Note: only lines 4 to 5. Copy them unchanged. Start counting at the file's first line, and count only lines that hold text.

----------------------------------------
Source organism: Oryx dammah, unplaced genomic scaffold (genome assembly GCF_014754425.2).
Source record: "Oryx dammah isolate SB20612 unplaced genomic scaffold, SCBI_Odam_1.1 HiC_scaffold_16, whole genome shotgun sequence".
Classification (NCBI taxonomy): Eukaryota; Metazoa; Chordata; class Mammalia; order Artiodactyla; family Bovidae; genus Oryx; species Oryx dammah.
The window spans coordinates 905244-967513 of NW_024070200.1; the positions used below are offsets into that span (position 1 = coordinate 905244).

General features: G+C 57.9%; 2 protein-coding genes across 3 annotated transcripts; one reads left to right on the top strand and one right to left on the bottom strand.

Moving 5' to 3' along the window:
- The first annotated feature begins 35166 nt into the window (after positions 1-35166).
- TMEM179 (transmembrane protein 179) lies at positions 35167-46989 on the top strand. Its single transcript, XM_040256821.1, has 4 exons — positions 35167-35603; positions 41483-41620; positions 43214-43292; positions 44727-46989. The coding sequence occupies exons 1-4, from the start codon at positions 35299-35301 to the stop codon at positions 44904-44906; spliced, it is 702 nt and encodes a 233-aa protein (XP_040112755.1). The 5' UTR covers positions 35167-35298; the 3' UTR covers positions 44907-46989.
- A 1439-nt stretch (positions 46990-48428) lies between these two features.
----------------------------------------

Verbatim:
The window spans coordinates 905244-967513 of NW_024070200.1; the positions used below are offsets into that span (position 1 = coordinate 905244).

General features: G+C 57.9%; 2 protein-coding genes across 3 annotated transcripts; one reads left to right on the top strand and one right to left on the bottom strand.